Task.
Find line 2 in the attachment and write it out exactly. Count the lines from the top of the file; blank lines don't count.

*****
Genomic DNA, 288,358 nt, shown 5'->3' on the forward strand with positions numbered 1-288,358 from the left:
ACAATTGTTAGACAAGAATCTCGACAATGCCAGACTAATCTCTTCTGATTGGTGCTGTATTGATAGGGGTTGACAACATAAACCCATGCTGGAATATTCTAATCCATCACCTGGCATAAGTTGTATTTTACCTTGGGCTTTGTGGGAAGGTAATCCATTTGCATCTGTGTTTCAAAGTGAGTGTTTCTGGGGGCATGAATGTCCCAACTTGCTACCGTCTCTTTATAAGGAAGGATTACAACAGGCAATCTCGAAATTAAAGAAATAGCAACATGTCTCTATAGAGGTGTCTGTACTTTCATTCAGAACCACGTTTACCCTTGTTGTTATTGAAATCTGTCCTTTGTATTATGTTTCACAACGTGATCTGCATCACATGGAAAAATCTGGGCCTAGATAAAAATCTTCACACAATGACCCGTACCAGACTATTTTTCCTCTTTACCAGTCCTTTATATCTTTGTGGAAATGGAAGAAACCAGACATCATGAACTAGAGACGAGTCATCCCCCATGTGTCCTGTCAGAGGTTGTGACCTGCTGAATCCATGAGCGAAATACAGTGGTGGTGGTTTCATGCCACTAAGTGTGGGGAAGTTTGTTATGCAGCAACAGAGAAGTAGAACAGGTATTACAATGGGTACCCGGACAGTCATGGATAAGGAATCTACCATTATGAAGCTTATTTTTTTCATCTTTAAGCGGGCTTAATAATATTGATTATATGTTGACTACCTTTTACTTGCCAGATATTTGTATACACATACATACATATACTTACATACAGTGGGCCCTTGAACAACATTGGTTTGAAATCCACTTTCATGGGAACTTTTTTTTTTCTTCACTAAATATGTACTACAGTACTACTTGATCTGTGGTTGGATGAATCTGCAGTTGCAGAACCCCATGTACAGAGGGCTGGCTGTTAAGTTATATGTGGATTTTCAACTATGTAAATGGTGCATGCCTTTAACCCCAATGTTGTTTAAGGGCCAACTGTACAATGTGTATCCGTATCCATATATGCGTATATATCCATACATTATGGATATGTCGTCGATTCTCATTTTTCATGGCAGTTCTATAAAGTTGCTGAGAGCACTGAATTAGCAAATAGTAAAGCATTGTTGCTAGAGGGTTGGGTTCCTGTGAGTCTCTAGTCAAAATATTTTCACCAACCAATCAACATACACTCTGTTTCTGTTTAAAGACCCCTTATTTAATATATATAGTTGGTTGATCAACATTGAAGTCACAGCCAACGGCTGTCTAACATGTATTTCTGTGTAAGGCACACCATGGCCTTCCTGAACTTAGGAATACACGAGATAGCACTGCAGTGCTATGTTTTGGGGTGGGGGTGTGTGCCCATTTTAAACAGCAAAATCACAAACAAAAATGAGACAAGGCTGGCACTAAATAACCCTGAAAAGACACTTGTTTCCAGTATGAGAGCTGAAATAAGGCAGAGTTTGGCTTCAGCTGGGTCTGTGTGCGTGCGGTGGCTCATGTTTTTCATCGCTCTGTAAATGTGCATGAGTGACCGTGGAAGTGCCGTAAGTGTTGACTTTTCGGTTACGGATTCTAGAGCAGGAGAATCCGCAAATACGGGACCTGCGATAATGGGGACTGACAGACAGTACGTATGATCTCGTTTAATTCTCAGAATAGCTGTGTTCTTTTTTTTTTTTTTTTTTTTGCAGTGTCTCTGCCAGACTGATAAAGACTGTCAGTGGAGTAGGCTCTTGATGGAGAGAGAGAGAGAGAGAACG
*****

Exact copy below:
ACAATTGTTAGACAAGAATCTCGACAATGCCAGACTAATCTCTTCTGATTGGTGCTGTATTGATAGGGGTTGACAACATAAACCCATGCTGGAATATTCTAATCCATCACCTGGCATAAGTTGTATTTTACCTTGGGCTTTGTGGGAAGGTAATCCATTTGCATCTGTGTTTCAAAGTGAGTGTTTCTGGGGGCATGAATGTCCCAACTTGCTACCGTCTCTTTATAAGGAAGGATTACAACAGGCAATCTCGAAATTAAAGAAATAGCAACATGTCTCTATAGAGGTGTCTGTACTTTCATTCAGAACCACGTTTACCCTTGTTGTTATTGAAATCTGTCCTTTGTATTATGTTTCACAACGTGATCTGCATCACATGGAAAAATCTGGGCCTAGATAAAAATCTTCACACAATGACCCGTACCAGACTATTTTTCCTCTTTACCAGTCCTTTATATCTTTGTGGAAATGGAAGAAACCAGACATCATGAACTAGAGACGAGTCATCCCCCATGTGTCCTGTCAGAGGTTGTGACCTGCTGAATCCATGAGCGAAATACAGTGGTGGTGGTTTCATGCCACTAAGTGTGGGGAAGTTTGTTATGCAGCAACAGAGAAGTAGAACAGGTATTACAATGGGTACCCGGACAGTCATGGATAAGGAATCTACCATTATGAAGCTTATTTTTTTCATCTTTAAGCGGGCTTAATAATATTGATTATATGTTGACTACCTTTTACTTGCCAGATATTTGTATACACATACATACATATACTTACATACAGTGGGCCCTTGAACAACATTGGTTTGAAATCCACTTTCATGGGAACTTTTTTTTTTCTTCACTAAATATGTACTACAGTACTACTTGATCTGTGGTTGGATGAATCTGCAGTTGCAGAACCCCATGTACAGAGGGCTGGCTGTTAAGTTATATGTGGATTTTCAACTATGTAAATGGTGCATGCCTTTAACCCCAATGTTGTTTAAGGGCCAACTGTACAATGTGTATCCGTATCCATATATGCGTATATATCCATACATTATGGATATGTCGTCGATTCTCATTTTTCATGGCAGTTCTATAAAGTTGCTGAGAGCACTGAATTAGCAAATAGTAAAGCATTGTTGCTAGAGGGTTGGGTTCCTGTGAGTCTCTAGTCAAAATATTTTCACCAACCAATCAACATACACTCTGTTTCTGTTTAAAGACCCCTTATTTAATATATATAGTTGGTTGATCAACATTGAAGTCACAGCCAACGGCTGTCTAACATGTATTTCTGTGTAAGGCACACCATGGCCTTCCTGAACTTAGGAATACACGAGATAGCACTGCAGTGCTATGTTTTGGGGTGGGGGTGTGTGCCCATTTTAAACAGCAAAATCACAAACAAAAATGAGACAAGGCTGGCACTAAATAACCCTGAAAAGACACTTGTTTCCAGTATGAGAGCTGAAATAAGGCAGAGTTTGGCTTCAGCTGGGTCTGTGTGCGTGCGGTGGCTCATGTTTTTCATCGCTCTGTAAATGTGCATGAGTGACCGTGGAAGTGCCGTAAGTGTTGACTTTTCGGTTACGGATTCTAGAGCAGGAGAATCCGCAAATACGGGACCTGCGATAATGGGGACTGACAGACAGTACGTATGATCTCGTTTAATTCTCAGAATAGCTGTGTTCTTTTTTTTTTTTTTTTTTTTGCAGTGTCTCTGCCAGACTGATAAAGACTGTCAGTGGAGTAGGCTCTTGATGGAGAGAGAGAGAGAGAGAACG